Nieves replaces Chuck Hernandez who was let go immediately after the season ended. Under Hernandez Marlins pitchers allowed 4.19 runs a game and had an ERA of 4.02, striking out 1152 batters and walking 508 in 1,427 innings. As far as runs per game go, that was around middle of the pack in the National League, just a hair better than league average. The strikeout/walk ratio, however, was third to last in the NL.
Nieves, a former Brewers hurler who once tossed a no-hitter, was most recently the Red Sox’ pitching coach, serving from the beginning of the 2013 season until his dismissal in May of this year.
“Second place is first loser” — some jerk, probably.
The funny thing about “winning is everything” culture in sports is that it’s revered, primarily, by people with the least amount of skin in the game. Self-proclaimed “Super Fans” and talk radio hosts and guys like that. People who may claim to live and breathe sports but who, for the most part, have other things in their lives. Jobs and families and hobbies and stuff. Winning is everything for them on the weekend at, like, Buffalo Wild Wings or in their man cave.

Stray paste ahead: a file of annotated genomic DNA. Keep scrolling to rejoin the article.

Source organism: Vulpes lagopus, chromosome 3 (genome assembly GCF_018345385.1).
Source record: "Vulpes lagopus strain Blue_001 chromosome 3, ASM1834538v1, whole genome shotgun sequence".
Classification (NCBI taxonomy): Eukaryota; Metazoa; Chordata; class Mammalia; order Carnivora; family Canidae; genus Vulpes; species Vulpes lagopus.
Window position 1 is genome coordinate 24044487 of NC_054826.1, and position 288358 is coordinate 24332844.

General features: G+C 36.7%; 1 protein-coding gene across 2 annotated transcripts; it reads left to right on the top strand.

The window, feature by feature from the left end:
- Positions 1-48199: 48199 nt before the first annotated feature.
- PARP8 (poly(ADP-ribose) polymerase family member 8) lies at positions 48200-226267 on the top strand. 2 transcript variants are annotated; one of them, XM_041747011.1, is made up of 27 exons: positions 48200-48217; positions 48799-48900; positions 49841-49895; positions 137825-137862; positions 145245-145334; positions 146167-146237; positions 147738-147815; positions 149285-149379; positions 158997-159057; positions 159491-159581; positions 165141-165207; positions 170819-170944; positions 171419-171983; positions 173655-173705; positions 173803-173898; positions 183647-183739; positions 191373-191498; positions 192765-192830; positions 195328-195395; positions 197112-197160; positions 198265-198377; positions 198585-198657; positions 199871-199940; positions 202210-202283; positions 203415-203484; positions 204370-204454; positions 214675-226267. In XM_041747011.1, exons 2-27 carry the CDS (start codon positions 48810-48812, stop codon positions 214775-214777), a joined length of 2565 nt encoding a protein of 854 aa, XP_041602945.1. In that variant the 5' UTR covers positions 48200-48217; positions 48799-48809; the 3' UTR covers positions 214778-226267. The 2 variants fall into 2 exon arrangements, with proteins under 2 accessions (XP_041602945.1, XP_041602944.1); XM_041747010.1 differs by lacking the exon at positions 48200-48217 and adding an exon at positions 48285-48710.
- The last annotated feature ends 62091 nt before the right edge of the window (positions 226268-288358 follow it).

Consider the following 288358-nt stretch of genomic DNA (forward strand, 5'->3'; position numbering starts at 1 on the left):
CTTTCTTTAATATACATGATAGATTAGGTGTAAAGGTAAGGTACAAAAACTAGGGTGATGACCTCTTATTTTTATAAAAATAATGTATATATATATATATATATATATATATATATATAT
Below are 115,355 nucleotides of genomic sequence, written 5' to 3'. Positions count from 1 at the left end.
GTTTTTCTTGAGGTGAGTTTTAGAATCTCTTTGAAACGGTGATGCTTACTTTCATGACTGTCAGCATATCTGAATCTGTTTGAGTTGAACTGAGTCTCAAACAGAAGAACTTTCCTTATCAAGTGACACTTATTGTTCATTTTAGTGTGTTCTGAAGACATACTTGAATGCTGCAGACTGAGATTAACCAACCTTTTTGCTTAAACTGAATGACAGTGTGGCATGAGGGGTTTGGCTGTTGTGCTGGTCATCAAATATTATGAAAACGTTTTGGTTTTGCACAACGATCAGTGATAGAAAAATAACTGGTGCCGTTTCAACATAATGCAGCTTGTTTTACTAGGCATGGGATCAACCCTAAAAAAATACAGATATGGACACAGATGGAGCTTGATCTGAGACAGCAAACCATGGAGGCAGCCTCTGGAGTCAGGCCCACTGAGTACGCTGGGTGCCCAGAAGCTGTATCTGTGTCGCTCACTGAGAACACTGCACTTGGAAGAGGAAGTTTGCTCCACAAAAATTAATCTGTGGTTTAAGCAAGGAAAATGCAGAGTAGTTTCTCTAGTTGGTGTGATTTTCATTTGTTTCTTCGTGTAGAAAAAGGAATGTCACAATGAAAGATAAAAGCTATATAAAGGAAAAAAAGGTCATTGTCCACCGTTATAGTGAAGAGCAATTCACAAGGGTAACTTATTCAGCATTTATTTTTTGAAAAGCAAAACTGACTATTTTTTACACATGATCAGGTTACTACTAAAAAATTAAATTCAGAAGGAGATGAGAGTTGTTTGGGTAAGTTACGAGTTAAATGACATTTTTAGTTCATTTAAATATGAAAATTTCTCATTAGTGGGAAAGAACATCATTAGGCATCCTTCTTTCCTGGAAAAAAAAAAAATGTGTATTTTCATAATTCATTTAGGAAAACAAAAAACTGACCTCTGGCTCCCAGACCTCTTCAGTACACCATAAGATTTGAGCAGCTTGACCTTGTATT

Athletes — whose actual job is to play sports — like to win too. They’re certainly more focused and committed to winning than Joe Super Fan is, what with it being their actual lives and such. But you see far less “winning is everything” sentiment from them. In interviews they talk about how they hate to lose but, with a little bit of distance, they almost always talk about appreciating efforts in a well-played loss. They rarely talk about big losses — even championship losses — as failures or choke jobs or disgraces of one stripe or another.
All of which makes this story by Tim Rohan in the New York Times fun and interesting. It’s about championship rings for the non-championship winners. The 2014 Royals — winners of the A.L. pennant but losers of the World Series — are featured, and the story of rings for World Series losers is told. Mike Stanton, who played on a ton of pennant and World Series-winning teams with the Yankees and Braves, talks about his various rings and how, even though the Braves lost in the World Series that year, 1991 is his favorite.
Also mentioned: George Steinbrenner’s thoughts about rings for World Series losers. You will likely not be surprised about his sentiments on the matter.